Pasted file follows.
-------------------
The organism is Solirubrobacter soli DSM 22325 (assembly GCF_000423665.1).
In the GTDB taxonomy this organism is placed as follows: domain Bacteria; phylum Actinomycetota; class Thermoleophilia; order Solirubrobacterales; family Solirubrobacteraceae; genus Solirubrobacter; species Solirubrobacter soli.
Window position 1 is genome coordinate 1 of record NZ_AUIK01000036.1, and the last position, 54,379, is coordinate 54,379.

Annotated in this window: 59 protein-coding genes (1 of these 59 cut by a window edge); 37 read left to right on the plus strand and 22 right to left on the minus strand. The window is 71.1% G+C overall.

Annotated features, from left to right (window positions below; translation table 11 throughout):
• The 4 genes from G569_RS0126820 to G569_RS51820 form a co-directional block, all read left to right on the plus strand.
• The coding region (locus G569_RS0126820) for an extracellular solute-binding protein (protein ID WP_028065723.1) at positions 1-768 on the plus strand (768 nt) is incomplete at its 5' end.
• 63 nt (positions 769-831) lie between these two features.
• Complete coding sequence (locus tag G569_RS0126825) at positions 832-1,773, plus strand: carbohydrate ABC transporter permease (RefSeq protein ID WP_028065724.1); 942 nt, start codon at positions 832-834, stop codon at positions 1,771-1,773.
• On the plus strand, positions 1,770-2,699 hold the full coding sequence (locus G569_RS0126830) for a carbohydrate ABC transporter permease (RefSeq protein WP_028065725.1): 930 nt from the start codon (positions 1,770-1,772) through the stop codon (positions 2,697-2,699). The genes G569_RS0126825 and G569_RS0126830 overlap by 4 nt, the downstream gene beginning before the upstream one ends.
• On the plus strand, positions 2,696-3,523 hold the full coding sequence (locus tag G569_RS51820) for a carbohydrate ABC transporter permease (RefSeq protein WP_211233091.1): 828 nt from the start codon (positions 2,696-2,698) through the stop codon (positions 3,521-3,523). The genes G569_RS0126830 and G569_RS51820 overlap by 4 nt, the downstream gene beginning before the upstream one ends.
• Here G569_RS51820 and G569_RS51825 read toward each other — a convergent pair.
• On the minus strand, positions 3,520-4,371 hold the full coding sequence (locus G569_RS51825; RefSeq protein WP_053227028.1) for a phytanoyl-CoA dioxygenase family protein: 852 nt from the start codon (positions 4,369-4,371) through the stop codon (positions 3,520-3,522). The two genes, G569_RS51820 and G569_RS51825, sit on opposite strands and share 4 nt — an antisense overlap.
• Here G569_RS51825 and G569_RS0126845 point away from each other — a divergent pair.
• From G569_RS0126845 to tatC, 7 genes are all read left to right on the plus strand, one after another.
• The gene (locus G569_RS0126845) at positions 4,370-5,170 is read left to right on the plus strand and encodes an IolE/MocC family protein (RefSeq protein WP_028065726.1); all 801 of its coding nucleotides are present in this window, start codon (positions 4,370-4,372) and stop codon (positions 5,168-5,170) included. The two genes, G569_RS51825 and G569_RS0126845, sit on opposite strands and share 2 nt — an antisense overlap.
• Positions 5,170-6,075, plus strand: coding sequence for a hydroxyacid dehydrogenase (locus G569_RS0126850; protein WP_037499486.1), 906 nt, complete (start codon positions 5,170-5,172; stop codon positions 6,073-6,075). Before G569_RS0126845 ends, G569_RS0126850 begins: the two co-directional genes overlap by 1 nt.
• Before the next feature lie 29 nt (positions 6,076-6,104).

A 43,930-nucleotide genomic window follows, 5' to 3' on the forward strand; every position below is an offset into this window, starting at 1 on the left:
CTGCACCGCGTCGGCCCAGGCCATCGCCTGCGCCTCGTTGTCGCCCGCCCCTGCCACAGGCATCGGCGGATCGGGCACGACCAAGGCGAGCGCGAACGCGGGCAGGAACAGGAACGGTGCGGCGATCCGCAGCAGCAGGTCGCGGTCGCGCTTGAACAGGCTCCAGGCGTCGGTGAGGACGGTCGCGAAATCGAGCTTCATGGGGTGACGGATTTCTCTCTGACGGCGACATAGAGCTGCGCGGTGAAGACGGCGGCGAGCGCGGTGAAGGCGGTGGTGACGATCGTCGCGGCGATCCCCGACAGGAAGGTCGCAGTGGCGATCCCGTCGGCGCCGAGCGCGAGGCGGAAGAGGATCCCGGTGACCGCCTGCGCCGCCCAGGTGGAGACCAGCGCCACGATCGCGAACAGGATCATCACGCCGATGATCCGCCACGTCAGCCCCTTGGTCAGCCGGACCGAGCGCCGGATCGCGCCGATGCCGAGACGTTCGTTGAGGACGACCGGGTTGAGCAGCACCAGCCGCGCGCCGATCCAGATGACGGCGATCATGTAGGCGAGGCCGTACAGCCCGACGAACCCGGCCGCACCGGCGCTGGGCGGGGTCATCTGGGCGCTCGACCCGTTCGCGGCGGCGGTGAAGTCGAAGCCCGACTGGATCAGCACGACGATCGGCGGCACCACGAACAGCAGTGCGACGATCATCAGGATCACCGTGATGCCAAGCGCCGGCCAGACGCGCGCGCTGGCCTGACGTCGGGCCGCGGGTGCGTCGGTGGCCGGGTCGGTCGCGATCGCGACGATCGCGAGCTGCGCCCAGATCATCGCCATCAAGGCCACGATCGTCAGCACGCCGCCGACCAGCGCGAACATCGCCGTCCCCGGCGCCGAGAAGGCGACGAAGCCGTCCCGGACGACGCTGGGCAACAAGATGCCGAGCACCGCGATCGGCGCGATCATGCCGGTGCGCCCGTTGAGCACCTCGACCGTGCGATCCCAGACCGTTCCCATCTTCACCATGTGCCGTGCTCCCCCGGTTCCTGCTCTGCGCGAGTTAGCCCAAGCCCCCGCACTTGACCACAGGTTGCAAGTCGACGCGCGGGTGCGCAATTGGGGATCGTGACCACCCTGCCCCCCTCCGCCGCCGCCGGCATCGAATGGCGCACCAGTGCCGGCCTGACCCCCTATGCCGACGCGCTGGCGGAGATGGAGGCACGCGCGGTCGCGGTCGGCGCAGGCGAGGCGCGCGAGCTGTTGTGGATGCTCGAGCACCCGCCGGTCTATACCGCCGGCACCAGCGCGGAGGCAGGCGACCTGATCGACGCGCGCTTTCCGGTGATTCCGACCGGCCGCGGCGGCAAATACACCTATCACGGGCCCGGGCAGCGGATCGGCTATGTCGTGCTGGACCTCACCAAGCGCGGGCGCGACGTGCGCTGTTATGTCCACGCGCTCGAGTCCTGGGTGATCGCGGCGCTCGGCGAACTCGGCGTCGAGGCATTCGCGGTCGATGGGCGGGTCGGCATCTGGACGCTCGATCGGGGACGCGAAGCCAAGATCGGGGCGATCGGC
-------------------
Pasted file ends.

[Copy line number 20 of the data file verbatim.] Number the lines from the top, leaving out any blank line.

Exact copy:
CTGCACCGCGTCGGCCCAGGCCATCGCCTGCGCCTCGTTGTCGCCCGCCCCTGCCACAGGCATCGGCGGATCGGGCACGACCAAGGCGAGCGCGAACGCGGGCAGGAACAGGAACGGTGCGGCGATCCGCAGCAGCAGGTCGCGGTCGCGCTTGAACAGGCTCCAGGCGTCGGTGAGGACGGTCGCGAAATCGAGCTTCATGGGGTGACGGATTTCTCTCTGACGGCGACATAGAGCTGCGCGGTGAAGACGGCGGCGAGCGCGGTGAAGGCGGTGGTGACGATCGTCGCGGCGATCCCCGACAGGAAGGTCGCAGTGGCGATCCCGTCGGCGCCGAGCGCGAGGCGGAAGAGGATCCCGGTGACCGCCTGCGCCGCCCAGGTGGAGACCAGCGCCACGATCGCGAACAGGATCATCACGCCGATGATCCGCCACGTCAGCCCCTTGGTCAGCCGGACCGAGCGCCGGATCGCGCCGATGCCGAGACGTTCGTTGAGGACGACCGGGTTGAGCAGCACCAGCCGCGCGCCGATCCAGATGACGGCGATCATGTAGGCGAGGCCGTACAGCCCGACGAACCCGGCCGCACCGGCGCTGGGCGGGGTCATCTGGGCGCTCGACCCGTTCGCGGCGGCGGTGAAGTCGAAGCCCGACTGGATCAGCACGACGATCGGCGGCACCACGAACAGCAGTGCGACGATCATCAGGATCACCGTGATGCCAAGCGCCGGCCAGACGCGCGCGCTGGCCTGACGTCGGGCCGCGGGTGCGTCGGTGGCCGGGTCGGTCGCGATCGCGACGATCGCGAGCTGCGCCCAGATCATCGCCATCAAGGCCACGATCGTCAGCACGCCGCCGACCAGCGCGAACATCGCCGTCCCCGGCGCCGAGAAGGCGACGAAGCCGTCCCGGACGACGCTGGGCAACAAGATGCCGAGCACCGCGATCGGCGCGATCATGCCGGTGCGCCCGTTGAGCACCTCGACCGTGCGATCCCAGACCGTTCCCATCTTCACCATGTGCCGTGCTCCCCCGGTTCCTGCTCTGCGCGAGTTAGCCCAAGCCCCCGCACTTGACCACAGGTTGCAAGTCGACGCGCGGGTGCGCAATTGGGGATCGTGACCACCCTGCCCCCCTCCGCCGCCGCCGGCATCGAATGGCGCACCAGTGCCGGCCTGACCCCCTATGCCGACGCGCTGGCGGAGATGGAGGCACGCGCGGTCGCGGTCGGCGCAGGCGAGGCGCGCGAGCTGTTGTGGATGCTCGAGCACCCGCCGGTCTATACCGCCGGCACCAGCGCGGAGGCAGGCGACCTGATCGACGCGCGCTTTCCGGTGATTCCGACCGGCCGCGGCGGCAAATACACCTATCACGGGCCCGGGCAGCGGATCGGCTATGTCGTGCTGGACCTCACCAAGCGCGGGCGCGACGTGCGCTGTTATGTCCACGCGCTCGAGTCCTGGGTGATCGCGGCGCTCGGCGAACTCGGCGTCGAGGCATTCGCGGTCGATGGGCGGGTCGGCATCTGGACGCTCGATCGGGGACGCGAAGCCAAGATCGGGGCGATCGGC